Chlorine-free, monolithic lanthanide series rare earth oxide aerogels via epoxide-assisted sol-gel method


Synthesis of chlorine-free, rare earth oxide aerogels from the lanthanide series was achieved using a modified epoxide-assisted sol-gel method. An ethanolic solution of the hydrated metal nitrate, propylene oxide, and ammonium carbonate was found to gel upon heating to 333K. Critical point drying of the wet gel in CO2 yielded monolithic aerogels. Most of the aerogels were amorphous as-prepared, but became nano-crystalline after calcination at 923K in air. The aerogels had high surface areas (up to 150m(2)/g), low densities (40-225mg/cm(3)), and were photoluminescent. [GRAPHICS] HighlightsRare earth oxide aerogels were prepared by epoxide-assisted sol-gel route.Rare earth oxide aerogels are monolithic, chlorine-free, and possess large surface areas.Calcination at 923K results in nano-crystalline aerogels, with particles less than 25nm in diameter.Characterization of these aerogels includes photoluminescence spectroscopy, Rietveld refinements, and electron microscopy.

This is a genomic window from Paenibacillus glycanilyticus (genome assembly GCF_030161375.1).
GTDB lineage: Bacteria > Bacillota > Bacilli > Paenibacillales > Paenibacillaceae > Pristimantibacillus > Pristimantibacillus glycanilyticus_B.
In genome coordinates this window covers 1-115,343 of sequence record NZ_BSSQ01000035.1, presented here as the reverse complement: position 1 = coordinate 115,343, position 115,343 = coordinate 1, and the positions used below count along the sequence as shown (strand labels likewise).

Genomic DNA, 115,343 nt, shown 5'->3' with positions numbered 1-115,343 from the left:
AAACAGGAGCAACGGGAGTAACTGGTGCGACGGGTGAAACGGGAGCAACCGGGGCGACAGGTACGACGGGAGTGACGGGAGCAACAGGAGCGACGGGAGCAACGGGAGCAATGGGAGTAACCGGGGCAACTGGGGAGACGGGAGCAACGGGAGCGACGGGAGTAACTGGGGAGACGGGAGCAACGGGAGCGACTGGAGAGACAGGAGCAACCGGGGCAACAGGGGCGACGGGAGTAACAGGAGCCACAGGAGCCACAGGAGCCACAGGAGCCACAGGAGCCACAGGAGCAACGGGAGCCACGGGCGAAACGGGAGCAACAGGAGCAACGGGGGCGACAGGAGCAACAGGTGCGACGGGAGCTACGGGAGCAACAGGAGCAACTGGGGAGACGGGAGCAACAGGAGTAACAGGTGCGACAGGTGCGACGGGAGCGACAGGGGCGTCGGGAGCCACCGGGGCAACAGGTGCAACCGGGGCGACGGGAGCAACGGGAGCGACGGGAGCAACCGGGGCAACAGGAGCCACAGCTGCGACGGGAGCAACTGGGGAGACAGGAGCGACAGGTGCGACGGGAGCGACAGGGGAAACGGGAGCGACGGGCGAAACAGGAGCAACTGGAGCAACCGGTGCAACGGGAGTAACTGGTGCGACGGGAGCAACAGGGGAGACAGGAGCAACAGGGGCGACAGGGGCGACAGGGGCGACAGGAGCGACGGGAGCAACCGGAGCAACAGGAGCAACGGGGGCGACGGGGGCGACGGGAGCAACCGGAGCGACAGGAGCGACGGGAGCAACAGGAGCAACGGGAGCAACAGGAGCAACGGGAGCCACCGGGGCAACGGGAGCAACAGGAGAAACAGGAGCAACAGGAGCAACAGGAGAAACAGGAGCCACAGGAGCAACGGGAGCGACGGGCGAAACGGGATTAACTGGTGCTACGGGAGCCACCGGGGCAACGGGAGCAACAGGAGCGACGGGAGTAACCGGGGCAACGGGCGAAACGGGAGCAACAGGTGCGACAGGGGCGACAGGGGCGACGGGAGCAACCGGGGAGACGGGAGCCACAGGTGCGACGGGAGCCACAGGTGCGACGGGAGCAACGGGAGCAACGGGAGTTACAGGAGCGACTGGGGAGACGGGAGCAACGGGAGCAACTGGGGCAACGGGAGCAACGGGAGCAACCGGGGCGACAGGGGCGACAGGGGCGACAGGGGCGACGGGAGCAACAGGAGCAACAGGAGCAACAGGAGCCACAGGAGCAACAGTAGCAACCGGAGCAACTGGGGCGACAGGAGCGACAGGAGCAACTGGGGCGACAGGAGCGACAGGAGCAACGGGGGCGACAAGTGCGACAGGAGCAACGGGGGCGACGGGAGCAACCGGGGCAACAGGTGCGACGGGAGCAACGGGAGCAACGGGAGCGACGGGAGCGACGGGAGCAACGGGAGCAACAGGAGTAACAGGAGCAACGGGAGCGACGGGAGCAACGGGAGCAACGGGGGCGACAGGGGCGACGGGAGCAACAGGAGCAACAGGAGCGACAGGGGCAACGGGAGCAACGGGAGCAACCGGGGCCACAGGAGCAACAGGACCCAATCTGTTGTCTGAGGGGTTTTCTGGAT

Materials Science


Worsley, MA; Ilsemann, J; Gesing, TM; Zielasek, V; Nelson, AJ; Ferreira, RAS; Carlos, LD; Gash, AE; Baumer, M

nossos autores


We like to thank the German Science Foundation (DFG) for financial support in the scientific large instrument program under the project number INST144/435-1FUGG. JI and MB gratefully acknowledge funding by the DFG through the graduate school 1860 Micro-, meso-and macroporous nonmetallic Materials: Fundamentals and Applications. This work is partially developed in the scope of the projects CICECO-Aveiro Institute of Materials (UID/CTM/50011/2013) financed by national funds through the Fundacao para a Ciencia e a Tecnologia/Ministerio da Educacao e Ciencia (FCT/MEC) and when applicable co-financed by FEDER under the PT2020 Partnership Agreement. We acknowledge the Fraunhofer Institute for Manufacturing Technology and Advanced Materials (Bremen, Germany) for the provision of access to their TEM facility and Karsten Thiel for assistance. This work was performed under the auspices of the U.S. Department of Energy by Lawrence Livermore National Laboratory under Contract DE-AC52-07NA27344, through LDRD awards 13-LW-099 and 16-ERD-051.

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